Classic SF

The Unstoppable Quentin Kopp

By Jesse Hamlin

As a member of the San Francisco Ethics Commission, the always opinionated, amusingly acerbic Quentin Kopp can’t comment on city ballot measures or candidates. But he can say whatever he wants about other matters, which the famously crusty lawyer, retired Superior Court judge, former state senator and former city supervisor does with delight in his monthly column, Ruminations of a Former Citizen Supervisor, on

Portrait by Matthew Petty.

“Last month, I mentioned the self-congratulatory dedication of the Transbay Terminal, another San Francisco project years behind schedule and tens of millions of dollars more expensive than represented to taxpayers for over a decade,” Kopp wrote in September, deriding the Terminal Authority for picking up legal fees for the “wealthy builder of the sinking Millennium Tower.”

 “Ineptitude and deceit of taxpayers emblemize this sorry saga,” he concludes, noting that on September 25, “those transportation wastrels closed the bus terminal completely because of cracked beams.”

Kopp relishes the space to ruminate, riffing on everything from Brett Kavanaugh to high-speed rail, with timely references to H.G. Wells, Justice Louis Brandeis and H.L. Mencken. 

Energetic at age 90, Kopp is bearing down on PG&E and skewering Donald Trump Jr. “I’m busy,” he says.

 “It gives me the opportunity to vent,” explains Kopp, sitting in the lounge of the St. Francis Yacht Club, where he’s been a member for about 20 years but hasn’t been on a sailboat in at least 30. “I rarely get a letter to the editor published in the Chronicle.”

A Syracuse native who fell for San Francisco while stationed at McClellan Air Force Base near Sacramento during the Korean War, Kopp has been a colorful and consequential presence here since 1955, when the Harvard Law School grad took a job at venerable Pillsbury, Madison & Sutro. He didn’t dig corporate law and quit after three years to open his own firm in the historic Mechanics Institute building at 57 Post Street. 

Still vital and feisty at 90, Kopp is an old-school guy who remembers the address of every office and home he ever occupied and dresses in a classic Yankee style. This stormy morning he’s got on a blue blazer, khakis, rep tie, brown wingtips. His daily swim at the Olympic Club or City College keeps him fit.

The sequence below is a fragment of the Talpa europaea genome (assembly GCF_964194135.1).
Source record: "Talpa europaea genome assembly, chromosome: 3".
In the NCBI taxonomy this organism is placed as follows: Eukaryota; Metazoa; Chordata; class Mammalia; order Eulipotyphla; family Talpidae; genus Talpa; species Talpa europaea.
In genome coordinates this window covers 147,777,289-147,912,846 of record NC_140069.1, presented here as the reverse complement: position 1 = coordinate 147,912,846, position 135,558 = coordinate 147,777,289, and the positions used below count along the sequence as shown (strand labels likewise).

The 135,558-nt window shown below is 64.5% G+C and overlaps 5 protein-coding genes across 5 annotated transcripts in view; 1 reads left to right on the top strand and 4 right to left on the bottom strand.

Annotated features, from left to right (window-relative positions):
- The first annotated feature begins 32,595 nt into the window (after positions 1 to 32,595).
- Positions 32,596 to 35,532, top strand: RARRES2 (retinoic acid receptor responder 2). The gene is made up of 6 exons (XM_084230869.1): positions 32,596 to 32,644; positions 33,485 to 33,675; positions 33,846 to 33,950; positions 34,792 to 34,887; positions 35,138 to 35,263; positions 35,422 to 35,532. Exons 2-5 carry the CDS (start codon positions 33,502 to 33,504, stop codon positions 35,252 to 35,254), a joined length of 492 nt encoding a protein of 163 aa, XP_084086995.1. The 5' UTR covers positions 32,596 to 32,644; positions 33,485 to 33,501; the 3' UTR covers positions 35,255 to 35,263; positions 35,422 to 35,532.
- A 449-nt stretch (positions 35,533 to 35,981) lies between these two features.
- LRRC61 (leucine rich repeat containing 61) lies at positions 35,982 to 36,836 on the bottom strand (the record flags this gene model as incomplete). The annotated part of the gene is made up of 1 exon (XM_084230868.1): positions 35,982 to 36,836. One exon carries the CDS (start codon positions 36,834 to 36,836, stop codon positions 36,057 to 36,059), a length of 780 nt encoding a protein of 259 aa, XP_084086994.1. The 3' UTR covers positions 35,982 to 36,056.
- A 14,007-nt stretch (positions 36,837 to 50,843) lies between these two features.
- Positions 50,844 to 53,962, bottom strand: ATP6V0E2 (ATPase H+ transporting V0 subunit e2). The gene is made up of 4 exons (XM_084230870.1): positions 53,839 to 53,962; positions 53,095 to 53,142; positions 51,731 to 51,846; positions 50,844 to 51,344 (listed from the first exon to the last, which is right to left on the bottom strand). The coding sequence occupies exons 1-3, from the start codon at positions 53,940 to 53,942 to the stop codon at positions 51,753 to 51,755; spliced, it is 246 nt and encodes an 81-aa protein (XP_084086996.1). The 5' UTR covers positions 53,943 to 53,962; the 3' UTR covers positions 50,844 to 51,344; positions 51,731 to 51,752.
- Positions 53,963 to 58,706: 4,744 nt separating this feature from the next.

Kopp represented the conservative West Portal neighborhood as a city supervisor from 1971 to ’86, losing the 1979 mayoral race to Dianne Feinstein. Now he practices law from a small office in a medical building at 380 West Portal Avenue.

“I’m busy,” says the jurist,whose sardonic, slightly nasal tone suggests Walter Matthau. He reels off clients and nonprofit boards that occupy him.

He’s suing PG&E on behalf of people affected by last year’s Sonoma-
Napa fires, and representing a developer who’s doing a project at Millbrae BART and bidding on another one at the North Concord station. As state senator, Kopp was key to bringing BART to the airport, and he champions high-speed rail. In another lawsuit, a group of Chinese investors claim they were fleeced by “this crook in Florida,” Kopp says. “He raised $100 million, but instead of building the hotels he was supposed to, he used it for himself. I hope we’re going to be signing ’em up this week.”

As president of the Korean War Memorial Foundation, Kopp raised a lot of money for the memorial in The Presidio that was dedicated in 2016. He’s also on the boards of the First Amendment Coalition and the Jewish newspaper J

Holding his tongue about city government — “an $11 billion budget?” is all he’ll say — he speaks of the departure of Governor Jerry Brown, “who was, after all, fiscally disciplined, and who recognized the problem of pensions that will be due and owing, even if he leaves without covering them. I’m not sure Gavin Newsom cares to recognize them, because manifestly he will be running for president next year.”

Kopp has known Newsom forever. The governor-elect’s late father Bill, the poetry-loving retired California Appellate Court judge, officiated Kopp’s wedding to his second and current wife, Mara Sikaters, in their friends Judy and Brayton Wilbur’s Hillsborough backyard.

A grandfather of four, Kopp scored a victory in his recent federal suit seeking Secret Service documents showing how much it cost to protect Donald Trump Jr. on his business trip to India last February. He’s received a series of records. 

“They folded under the Freedom of Information Act,” says Kopp, who brought the suit with Joe Cochett’s firm and is seeking attorney’s fees.

“The records are redacted in large part, but we estimate from the material that’s not redacted that the cost to taxpayers for this strictly Trump Enterprise business trip was $260,000 to $480,000.” 

Unfortunately, he adds, private citizens don’t have standing in such federal cases to sue to get the money back. But the tenacious jurist has other plans. 

“I’d like to have Joe’s firm investigate business trips to Saudi Arabia by Donald Trump Jr.,” he muses. “And maybe by that Jared Kushner, too.”

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